Autism is often referred to as a developmental disorder because can involve the delay of certain milestones in social development, such as language, emotional control, and even intimacy.

What we don’t hear as much about, however, is that those of us with autism can be well ahead of the curve in other areas.

For example, I struggled with social interaction well into my 20s, yet in school I had special classes in year levels well above my own, including studying Year 9-10 History and English at the local High School when I was in Grade 5 and 6. It took me until I was 23 to enter my first intimate relationship, yet I was reading at an adult level before I hit my teens.

People on the spectrum tend to move on their own timeline. I’m 26 as I write this, yet I still feel like a teenager in many aspects of my life, such as relationships, and seeing “grownups” as this separate category of authority figures that I’m not part of. The big 3-0 is bearing down on me like a drunk hippopotamus driving a steamroller without a permit, and I still catch myself thinking about how maybe things will make sense “when I grow up…”

As a small child, I found I related best to those considerably older than me; I preferred the company of adults or much older children. By contrast, since about the age of 11, I’ve gotten along best with those younger than me, as I feel like I have more in common with them, perhaps because I’m hitting the same milestones as them years later.

But you know what? That’s okay. I’m fine with moving at my own pace. Life’s a journey, not a race. I spent years fretting about being left behind, but in the end it wasn’t catching up that gave me peace, it was learning to go with the flow.

Silly little lifelines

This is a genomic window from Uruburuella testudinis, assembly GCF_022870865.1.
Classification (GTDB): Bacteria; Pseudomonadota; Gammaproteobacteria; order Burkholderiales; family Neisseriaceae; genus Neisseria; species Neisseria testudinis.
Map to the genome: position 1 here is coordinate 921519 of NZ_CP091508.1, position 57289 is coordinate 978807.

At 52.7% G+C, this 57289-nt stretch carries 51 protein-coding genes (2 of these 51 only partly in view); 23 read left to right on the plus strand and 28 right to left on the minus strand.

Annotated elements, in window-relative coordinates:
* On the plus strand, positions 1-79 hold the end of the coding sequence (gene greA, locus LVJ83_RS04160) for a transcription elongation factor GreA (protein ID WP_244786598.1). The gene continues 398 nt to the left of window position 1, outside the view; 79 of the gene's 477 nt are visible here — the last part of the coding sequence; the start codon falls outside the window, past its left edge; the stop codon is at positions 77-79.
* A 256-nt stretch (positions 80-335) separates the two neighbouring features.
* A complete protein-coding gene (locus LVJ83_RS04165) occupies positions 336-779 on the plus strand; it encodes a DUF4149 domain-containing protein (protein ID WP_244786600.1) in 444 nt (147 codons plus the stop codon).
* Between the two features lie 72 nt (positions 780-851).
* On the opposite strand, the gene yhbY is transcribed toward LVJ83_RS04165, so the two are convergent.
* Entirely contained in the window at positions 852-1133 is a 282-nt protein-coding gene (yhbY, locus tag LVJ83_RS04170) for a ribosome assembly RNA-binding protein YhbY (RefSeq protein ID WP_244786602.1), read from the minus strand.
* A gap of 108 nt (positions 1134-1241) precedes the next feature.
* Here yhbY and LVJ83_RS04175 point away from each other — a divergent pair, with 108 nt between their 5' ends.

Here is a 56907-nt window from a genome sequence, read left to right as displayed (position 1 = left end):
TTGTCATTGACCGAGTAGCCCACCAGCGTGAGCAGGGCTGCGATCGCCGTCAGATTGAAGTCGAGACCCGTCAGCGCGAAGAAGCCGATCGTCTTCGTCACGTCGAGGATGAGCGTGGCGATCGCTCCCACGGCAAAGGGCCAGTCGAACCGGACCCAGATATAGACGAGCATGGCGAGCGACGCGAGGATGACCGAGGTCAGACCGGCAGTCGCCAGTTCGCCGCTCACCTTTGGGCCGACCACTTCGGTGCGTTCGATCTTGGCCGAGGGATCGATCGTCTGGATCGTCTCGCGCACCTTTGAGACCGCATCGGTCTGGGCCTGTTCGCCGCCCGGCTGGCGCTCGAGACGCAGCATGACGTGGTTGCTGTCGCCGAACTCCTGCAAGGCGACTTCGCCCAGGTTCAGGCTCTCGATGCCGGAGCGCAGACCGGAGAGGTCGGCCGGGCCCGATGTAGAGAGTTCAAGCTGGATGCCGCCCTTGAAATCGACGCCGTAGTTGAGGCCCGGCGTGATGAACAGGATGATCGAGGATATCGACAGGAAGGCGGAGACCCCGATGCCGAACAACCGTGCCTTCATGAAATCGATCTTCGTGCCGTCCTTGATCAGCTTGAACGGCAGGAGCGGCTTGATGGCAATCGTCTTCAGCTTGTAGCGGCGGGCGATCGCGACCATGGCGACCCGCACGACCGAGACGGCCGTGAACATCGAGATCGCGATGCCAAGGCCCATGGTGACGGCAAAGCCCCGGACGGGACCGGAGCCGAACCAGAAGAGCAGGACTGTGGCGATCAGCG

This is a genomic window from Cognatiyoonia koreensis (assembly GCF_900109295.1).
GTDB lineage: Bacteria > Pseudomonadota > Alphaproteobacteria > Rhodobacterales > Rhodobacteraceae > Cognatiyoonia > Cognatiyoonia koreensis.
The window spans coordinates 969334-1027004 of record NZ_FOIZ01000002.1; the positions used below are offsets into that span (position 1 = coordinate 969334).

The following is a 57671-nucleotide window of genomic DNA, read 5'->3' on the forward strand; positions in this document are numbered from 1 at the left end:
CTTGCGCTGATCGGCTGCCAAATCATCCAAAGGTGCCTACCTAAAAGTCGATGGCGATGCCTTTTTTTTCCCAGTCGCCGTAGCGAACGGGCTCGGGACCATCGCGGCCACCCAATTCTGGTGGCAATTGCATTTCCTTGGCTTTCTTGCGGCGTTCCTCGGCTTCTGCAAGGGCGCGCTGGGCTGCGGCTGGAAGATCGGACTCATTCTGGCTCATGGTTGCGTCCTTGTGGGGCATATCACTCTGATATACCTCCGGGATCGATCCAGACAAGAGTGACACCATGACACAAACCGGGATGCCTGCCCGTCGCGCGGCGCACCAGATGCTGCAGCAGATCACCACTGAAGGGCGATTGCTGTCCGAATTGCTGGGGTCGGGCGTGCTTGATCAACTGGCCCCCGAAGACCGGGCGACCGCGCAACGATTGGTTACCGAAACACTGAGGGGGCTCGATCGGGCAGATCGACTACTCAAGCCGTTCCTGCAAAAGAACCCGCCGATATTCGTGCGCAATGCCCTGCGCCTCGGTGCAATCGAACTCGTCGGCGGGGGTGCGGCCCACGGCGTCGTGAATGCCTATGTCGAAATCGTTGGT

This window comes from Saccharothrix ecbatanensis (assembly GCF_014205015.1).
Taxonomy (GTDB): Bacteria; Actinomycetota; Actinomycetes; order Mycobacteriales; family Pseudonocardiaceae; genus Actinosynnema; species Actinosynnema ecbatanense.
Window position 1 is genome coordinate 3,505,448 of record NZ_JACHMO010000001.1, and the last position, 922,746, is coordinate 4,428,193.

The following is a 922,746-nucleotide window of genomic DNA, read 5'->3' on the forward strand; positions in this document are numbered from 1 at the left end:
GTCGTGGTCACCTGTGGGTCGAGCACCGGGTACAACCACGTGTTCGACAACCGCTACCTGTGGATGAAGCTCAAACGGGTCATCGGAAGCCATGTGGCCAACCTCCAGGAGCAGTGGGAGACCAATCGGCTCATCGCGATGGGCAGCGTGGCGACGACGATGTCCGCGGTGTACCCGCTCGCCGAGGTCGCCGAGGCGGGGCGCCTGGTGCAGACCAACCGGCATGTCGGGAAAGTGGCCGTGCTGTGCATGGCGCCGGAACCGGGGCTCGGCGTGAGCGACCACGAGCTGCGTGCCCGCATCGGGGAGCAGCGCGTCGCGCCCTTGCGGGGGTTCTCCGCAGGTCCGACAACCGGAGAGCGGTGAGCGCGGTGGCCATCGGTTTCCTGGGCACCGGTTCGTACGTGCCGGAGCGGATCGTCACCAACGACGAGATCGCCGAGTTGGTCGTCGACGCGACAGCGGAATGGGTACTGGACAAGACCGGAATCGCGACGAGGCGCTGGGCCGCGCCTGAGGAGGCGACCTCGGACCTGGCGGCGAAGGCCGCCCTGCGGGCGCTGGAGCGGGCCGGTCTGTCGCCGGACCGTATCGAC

We all have them, don’t we? Those little things that seem frivolous and silly to others, but are deeply important to us. A secret hobby, perhaps, or a private passion. Maybe we keep them to ourselves, because we don’t think anyone else would understand why we place such a priority on something so outwardly trivial.

It’s not just that these things bring us joy and excitement; they’re also handrails on the tightrope of life. When the hurricane hits and the tightrope wobbles like a live eel that’s had one to any tequilas, they give us something to cling to.

Say work was horrible and I have a meeting I’ve been dreading tomorrow? It’s okay, cos today they revealed the first details for the new Godzilla movie, and it sounds awesome. Say I’m exhausted from a panic attack and my latest attempt at publication was turned down? Not to worry, a new trailer came out for the next Yoshi game, and it’s only a few months away.

They’re a source of comfort and solace in a world of terrifying uncertainty; something to brighten a gloomy day or lift weary spirits. Who cares if others see it as weird, geeky, or any of that rubbish? We all have our coping mechanisms, and if they work for us, that’s what matters.

Game change

Today is World Autism Awareness Day, and to mark the occasion, it’s time to unveil something I’ve been working on behind the scenes for some time.

The organization I work for, the I Can Network, is rolling out what we call our “Rethink on Autism”; a fresh approach to autism that aims to enable rather than label, and empower rather than pigeonhole. We are run by people with autism, for people with autism, and we aim to re-frame autism from “I Can’t” to “I Can”.

The way our society perceives people with autism needs to change; bullying, unemployment, negative stereotypes and a lack of understanding are endemic. But this can change, and change begins with people; with you, with me, with every one of us who chooses to be part of it.

Whether you’re on the spectrum yourself, or have friends or family who are, I hope you’ll take a look, and spread the word.

Without further ado, I present to you: “Game Change”:

You can also support us here: